Who should decide whether, when, and how to alter the environment? It's a hard question, especially when the decision will impact people in many different communities or nations. Daisy drive systems may help by empowering local communities to make decisions concerning their own local environments without imposing them on anyone else. Our technical manuscript describing daisy drives is available on bioRxiv and Responsive Science.
The problem with current CRISPR-based gene drive systems is that they can spread indefinitely. That means they could potentially affect every population of the target species throughout the world. It's unclear how such 'global' drives can be safely tested, much less whether nations will ever agree to use them.
To return power to the hands of local communities, we devised a new form of drive system called a “daisy drive” that can only affect local environments. The trick was to teach DNA to count.
Global drive systems are global because they carry everything they need to spread. A single piece of DNA encodes the desired alteration, the CRISPR system, and instructions to cut the original DNA sequence. In cells that produce sperm or eggs, CRISPR cuts the original version, causing the drive construct to be copied in its place. All of the organism's offspring will inherit a copy, editing will happen again in the offspring, and the process repeats until the drive system has spread through most or all of the population.
In daisy drive systems, the CRISPR components are split up and scattered throughout the genome so that none of them can drive on its own. Though physically separated, they're functionally arranged in a linear daisy-chain: element C causes element B to drive, and element B causes element A to drive.
Element C doesn't drive, so its abundance is limited by the number of daisy drive organisms released. And since changes made by humans are costly to the organism, natural selection will gradually eliminate C from the population. That means B will initially increase in abundance, then decline and vanish. In turn, A will increase even more rapidly, but eventually will run out of B and disappear.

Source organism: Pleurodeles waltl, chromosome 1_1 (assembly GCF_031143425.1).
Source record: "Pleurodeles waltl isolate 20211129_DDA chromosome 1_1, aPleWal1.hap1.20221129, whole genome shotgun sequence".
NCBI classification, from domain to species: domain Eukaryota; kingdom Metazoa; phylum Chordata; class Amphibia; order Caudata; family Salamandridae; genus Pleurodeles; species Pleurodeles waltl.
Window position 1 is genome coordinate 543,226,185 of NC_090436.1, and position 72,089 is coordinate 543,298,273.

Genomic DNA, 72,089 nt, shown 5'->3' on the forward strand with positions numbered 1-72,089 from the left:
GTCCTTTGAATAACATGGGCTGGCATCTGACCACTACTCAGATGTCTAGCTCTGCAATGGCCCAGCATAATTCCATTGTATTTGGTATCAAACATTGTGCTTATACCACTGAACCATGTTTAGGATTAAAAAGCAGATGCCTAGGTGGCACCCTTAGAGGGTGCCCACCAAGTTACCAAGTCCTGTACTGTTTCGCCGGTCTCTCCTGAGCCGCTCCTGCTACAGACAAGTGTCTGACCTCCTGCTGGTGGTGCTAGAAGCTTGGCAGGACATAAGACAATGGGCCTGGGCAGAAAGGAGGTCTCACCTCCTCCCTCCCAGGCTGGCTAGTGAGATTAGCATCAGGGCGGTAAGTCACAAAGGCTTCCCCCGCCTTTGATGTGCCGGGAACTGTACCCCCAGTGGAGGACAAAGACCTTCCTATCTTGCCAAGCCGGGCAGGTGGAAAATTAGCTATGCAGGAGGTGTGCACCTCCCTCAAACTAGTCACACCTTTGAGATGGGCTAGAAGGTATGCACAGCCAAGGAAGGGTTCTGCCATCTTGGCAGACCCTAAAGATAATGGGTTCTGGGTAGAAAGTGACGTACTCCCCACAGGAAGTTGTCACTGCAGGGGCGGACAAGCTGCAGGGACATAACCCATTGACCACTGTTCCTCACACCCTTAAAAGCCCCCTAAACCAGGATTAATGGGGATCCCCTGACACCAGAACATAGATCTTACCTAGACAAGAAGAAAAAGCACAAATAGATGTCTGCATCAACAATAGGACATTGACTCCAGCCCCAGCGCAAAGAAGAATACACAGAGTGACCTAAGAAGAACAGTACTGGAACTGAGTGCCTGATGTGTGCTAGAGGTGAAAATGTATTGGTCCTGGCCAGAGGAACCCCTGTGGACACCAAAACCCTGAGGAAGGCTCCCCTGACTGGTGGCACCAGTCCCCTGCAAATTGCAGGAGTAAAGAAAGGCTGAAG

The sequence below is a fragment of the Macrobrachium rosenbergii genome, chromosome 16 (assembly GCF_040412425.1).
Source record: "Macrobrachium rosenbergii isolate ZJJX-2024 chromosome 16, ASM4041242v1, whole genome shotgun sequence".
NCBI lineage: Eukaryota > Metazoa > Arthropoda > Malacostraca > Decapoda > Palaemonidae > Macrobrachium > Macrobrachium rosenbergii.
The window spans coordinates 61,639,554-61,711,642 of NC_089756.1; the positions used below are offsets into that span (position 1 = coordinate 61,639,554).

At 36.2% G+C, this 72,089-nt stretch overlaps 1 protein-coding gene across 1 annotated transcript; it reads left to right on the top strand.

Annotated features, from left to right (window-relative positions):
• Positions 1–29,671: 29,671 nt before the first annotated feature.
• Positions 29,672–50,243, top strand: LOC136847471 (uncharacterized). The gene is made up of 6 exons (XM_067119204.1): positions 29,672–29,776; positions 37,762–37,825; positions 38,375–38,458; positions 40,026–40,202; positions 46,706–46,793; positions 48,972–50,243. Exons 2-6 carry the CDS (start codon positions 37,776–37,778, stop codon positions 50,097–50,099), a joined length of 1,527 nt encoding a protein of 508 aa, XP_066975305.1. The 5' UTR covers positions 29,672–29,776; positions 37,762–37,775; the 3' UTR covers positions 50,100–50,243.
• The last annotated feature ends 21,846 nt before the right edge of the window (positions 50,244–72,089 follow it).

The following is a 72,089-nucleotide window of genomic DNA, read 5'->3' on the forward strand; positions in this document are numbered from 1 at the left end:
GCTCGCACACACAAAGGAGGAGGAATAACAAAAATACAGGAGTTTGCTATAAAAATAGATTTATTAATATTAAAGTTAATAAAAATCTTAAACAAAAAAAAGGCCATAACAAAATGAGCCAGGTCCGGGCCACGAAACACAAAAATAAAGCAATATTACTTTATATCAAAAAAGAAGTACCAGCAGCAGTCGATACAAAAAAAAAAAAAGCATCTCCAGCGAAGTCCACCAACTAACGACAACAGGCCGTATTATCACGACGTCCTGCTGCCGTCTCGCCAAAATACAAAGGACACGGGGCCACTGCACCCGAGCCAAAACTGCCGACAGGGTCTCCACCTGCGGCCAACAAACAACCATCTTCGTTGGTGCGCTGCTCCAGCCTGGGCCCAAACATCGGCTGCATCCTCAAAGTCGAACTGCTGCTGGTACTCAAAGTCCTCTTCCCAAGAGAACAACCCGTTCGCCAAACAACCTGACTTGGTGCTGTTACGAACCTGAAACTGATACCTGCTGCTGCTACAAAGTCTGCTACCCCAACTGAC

In other words, the elements of a daisy drive system are like booster stages of a genetic rocket: those at the base of the daisy-chain help lift the payload until they run out of fuel and are successively lost. Adding more links to the daisy chain will spread the payload to more organisms. Releasing a daisy drive organism with a five-element chain (E→D→C→B→A) is hundreds of times more effective than releasing one with only element A.
Best of all, daisy drive systems can do anything a global drive system can do - including directly suppressing target populations - and use the same mechanism. That means communities could decide to use daisy drives to solve local problems, which could build and once they're shown to be changes that could later be spread using a global drive.
We joined up with researchers at Harvard University to figure out what exactly how powerful daisy drives would be. Charleston Noble, a graduate student who works with Martin Nowak and George Church, created detailed models using assumptions based on the efficiency of current gene drive systems.
The research hasn't been published in a peer-reviewed journal, and only two-element daisy drive systems, called “split drives,” have been previously demonstrated. But we're adamant that gene drive research must be open and responsive, which means telling people about the idea before running experiments. Closed-door science is wildly inappropriate when a laboratory accident could directly affect people outside the lab. We first described CRISPR-based gene drive before performing experiments to set this example, and we will always detail what we're planning to do – including proposed safeguards – well before we do it.
The major risk posed by daisy drive is that a rare event will move DNA encoding a drive component from one element to another, thereby creating a 'daisy necklace' capable of global drive. Since this kind of recombination depends on similarity of DNA sequences, we designed dozens of variants of the CRISPR components to come up with a set that aren't similar to one another, then worked with George Church's lab at Harvard to identify those that still work well enough to use. We should now have enough diverse components to build stable 5-element drive systems.
Of course, with drive systems, 'should' isn't good enough. John Min, a graduate student in Sculpting Evolution, is now working to build daisy drive systems in nematode worms, which reproduce quickly and can be grown in the laboratory in the billions. The idea is to observe their evolution in extremely large populations – ideally, at least as many organisms as would be altered if a daisy drive system were to be released into the wild - in order to confirm that they are stable enough to consider deploying.
We hope that daisy drives will simplify decision-making and promote responsible use by allowing local communities to decide how to solve their own ecological problems.